Commonwealth of Pa. v. Gibson

CourtPennsylvania Supreme Court
Writing for the CourtCASTILLE, C.J., SAYLOR, EAKIN, BAER, TODD, McCAFFERY, ORIE MELVIN, JJ.
Citation19 A.3d 512
PartiesCOMMONWEALTH of Pennsylvania, Appellantv.Ronald GIBSON, Appellee.
Decision Date12 May 2011

19 A.3d 512

COMMONWEALTH of Pennsylvania, Appellant
v.
Ronald GIBSON, Appellee.

Supreme Court of Pennsylvania.

Submitted Nov. 8, 2010.Decided May 12, 2011.


[19 A.3d 515]

Hugh J. Burns, Jr., Philadelphia District Attorney's Office, Philadelphia, Amy Zapp, PA Office of Attorney General, Harrisburg, for Commonwealth of Pennsylvania.James H. Moreno, Billy Horatio Nolas, Defender Association of Philadelphia, Philadelphia, for Ronald Gibson.CASTILLE, C.J., SAYLOR, EAKIN, BAER, TODD, McCAFFERY, ORIE MELVIN, JJ.

OPINION
Justice SAYLOR.

This capital post-conviction matter relates to Appellee's killing of a Philadelphia police officer, Frederick Dukes, and a bystander, Vernae Nixon, during a failed robbery attempt at a bar in Philadelphia. The underlying factual and procedural background is detailed in the Court's prior opinions in Commonwealth v. Gibson, 547 Pa. 71, 688 A.2d 1152 (1997) (“ Gibson I ”) (direct appeal), and Commonwealth v. Gibson, 597 Pa. 402, 951 A.2d 1110 (2008) (“ Gibson III ”) (post-conviction). After multiple remands, it now remains to address whether Appellee has met his burden to establish that the deficient stewardship of his trial counsel resulted in prejudice at the penalty hearing.1

In Gibson III, a divided Court credited the PCRA court's findings that trial-level counsel were derelict in failing to adequately investigate and present life-history and/or mental health mitigation evidence at the penalty phase of Appellee's trial. See Gibson III, 597 Pa. at 423–25, 951 A.2d at 1122–24.2 The Court concluded, however, that the PCRA court should have resolved certain credibility questions that arose from apparent discrepancies between the penalty phase testimony and the PCRA evidence, and that it should also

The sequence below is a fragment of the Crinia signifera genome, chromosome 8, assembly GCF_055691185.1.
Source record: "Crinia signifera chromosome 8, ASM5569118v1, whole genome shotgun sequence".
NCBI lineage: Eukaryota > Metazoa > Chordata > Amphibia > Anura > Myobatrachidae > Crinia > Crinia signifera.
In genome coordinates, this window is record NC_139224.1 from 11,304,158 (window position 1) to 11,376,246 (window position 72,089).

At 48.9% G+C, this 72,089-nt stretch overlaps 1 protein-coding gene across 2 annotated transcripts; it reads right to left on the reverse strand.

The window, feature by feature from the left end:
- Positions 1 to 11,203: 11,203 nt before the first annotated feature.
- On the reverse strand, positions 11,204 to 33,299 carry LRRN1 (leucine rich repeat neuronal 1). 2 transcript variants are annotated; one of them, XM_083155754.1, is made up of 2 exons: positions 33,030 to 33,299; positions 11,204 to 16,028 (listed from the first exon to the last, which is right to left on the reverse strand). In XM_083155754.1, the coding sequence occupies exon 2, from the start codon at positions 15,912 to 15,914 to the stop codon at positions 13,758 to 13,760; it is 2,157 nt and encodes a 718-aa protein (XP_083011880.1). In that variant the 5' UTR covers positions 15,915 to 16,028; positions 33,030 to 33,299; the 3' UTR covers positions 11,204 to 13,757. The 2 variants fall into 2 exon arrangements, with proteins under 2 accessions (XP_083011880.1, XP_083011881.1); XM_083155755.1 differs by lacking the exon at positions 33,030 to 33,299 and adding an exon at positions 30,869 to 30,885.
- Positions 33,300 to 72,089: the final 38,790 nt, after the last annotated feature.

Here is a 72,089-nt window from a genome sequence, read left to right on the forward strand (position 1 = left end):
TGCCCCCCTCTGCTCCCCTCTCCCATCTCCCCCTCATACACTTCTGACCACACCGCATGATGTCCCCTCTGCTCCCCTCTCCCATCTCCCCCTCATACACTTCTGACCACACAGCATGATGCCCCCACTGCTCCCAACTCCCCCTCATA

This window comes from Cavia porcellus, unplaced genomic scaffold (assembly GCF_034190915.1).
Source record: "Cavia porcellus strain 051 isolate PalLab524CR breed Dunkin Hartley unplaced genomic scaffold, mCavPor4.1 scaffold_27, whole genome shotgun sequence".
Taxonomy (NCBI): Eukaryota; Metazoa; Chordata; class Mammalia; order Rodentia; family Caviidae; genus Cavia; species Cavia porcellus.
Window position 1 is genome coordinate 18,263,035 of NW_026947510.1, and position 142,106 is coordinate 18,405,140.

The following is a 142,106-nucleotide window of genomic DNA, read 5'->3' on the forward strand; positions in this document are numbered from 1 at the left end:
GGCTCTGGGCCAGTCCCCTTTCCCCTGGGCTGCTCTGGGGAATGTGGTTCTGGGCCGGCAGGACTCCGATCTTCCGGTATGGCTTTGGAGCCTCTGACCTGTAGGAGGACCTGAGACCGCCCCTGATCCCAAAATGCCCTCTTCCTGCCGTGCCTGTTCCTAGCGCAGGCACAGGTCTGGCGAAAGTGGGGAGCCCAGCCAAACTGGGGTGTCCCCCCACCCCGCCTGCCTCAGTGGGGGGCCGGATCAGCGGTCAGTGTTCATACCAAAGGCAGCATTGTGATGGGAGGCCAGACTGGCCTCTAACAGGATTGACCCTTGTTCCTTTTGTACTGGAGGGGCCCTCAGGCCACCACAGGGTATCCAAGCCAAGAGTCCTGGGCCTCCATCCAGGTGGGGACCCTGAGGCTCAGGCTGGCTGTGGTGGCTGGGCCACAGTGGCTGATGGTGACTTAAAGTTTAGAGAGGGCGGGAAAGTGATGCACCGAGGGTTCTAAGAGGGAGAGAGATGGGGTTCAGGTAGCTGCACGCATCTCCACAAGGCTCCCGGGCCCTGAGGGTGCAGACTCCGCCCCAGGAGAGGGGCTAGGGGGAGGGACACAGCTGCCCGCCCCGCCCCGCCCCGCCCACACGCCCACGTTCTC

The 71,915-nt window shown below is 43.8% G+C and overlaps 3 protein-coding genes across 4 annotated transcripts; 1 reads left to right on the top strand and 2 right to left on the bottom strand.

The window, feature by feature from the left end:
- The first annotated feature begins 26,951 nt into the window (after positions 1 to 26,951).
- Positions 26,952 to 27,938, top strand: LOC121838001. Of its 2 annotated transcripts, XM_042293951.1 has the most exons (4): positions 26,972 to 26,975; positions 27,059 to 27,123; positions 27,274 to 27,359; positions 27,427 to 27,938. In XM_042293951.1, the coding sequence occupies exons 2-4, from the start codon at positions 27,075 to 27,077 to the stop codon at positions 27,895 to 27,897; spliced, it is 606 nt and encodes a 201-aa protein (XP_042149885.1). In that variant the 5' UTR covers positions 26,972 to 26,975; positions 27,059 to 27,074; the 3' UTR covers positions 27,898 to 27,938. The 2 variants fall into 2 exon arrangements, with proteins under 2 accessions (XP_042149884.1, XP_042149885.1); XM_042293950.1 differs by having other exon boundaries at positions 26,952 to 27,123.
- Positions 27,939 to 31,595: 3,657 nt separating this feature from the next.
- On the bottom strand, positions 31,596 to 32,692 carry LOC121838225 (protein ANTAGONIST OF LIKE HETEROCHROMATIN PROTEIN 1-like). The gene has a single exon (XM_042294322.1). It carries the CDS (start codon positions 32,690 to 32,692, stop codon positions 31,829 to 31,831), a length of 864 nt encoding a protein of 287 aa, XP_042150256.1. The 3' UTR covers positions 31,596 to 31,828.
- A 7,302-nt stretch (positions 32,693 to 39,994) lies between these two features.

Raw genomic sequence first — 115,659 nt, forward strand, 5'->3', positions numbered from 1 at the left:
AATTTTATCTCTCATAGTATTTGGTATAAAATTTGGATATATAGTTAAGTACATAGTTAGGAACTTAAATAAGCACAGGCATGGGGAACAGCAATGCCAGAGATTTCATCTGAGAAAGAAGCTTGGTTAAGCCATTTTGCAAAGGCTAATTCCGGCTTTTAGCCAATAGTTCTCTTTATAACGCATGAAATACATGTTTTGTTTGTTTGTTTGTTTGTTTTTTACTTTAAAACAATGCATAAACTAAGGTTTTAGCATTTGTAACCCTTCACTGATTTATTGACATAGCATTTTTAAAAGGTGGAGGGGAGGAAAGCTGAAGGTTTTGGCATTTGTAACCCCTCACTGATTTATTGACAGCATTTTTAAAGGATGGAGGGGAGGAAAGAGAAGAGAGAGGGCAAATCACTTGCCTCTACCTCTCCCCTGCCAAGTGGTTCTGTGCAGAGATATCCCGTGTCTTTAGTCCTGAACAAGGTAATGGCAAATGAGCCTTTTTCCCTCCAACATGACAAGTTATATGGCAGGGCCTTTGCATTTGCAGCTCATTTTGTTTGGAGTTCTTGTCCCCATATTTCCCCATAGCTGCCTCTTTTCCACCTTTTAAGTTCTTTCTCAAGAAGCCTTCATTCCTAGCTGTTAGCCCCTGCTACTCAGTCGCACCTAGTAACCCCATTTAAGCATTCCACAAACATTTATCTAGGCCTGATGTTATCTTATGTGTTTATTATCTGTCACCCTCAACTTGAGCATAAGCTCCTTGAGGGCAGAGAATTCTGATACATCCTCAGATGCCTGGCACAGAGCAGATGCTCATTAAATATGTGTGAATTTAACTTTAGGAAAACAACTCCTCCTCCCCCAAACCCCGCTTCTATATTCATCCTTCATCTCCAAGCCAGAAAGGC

[19 A.3d 516]

have included a “specific comparative evaluation concerning the mitigation case actually presented with that which Appell[ee] currently alleges should have been presented.” Id. at 422, 951 A.2d at 1122. Accordingly, the Court remanded for further factual development and analysis.

In the proceedings on remand, the PCRA court considered a number of sources of information, including: statements provided to the police in the wake of the offense by Appellee and another individual, David Green, who had been with Appellee on the night in question; the transcripts of Appellee's October 1991 trial, which included Appellee's own guilt-phase testimony and that of all penalty-phase witnesses; the testimony of Appellee's mother, Joan Gibson, that had been provided at a PCRA hearing on April 10, 2006, after the first remand, see Gibson III, 597 Pa. at 416, 951 A.2d at 1118 (summarizing Mrs. Gibson's 2006 testimony); and a 1999 declaration by defense psychiatrist Dr. Lawson Bernstein. Additionally, the PCRA court conducted a three-day hearing from May 13 to 15, 2009, at which Appellee presented the testimony of several lay witnesses—most notably, his friend Derrick Hook, his former girlfriend Niema Williamson, his grandfather Lavesta Bryant, and his aunt Leora Johnson—as well as three expert witnesses, including Dr. Bernstein and another forensic psychiatrist, Dr. John O'Brien. The Commonwealth presented the report and testimony of its own mental health expert, Dr. Timothy Michals, in rebuttal. 3 Finally, the court considered a 1988 mental health evaluation performed by court-appointed psychologist Lawrence Byrne in connection with Appellee's prior arrest for drug possession, to which some of the post-conviction expert witnesses referred.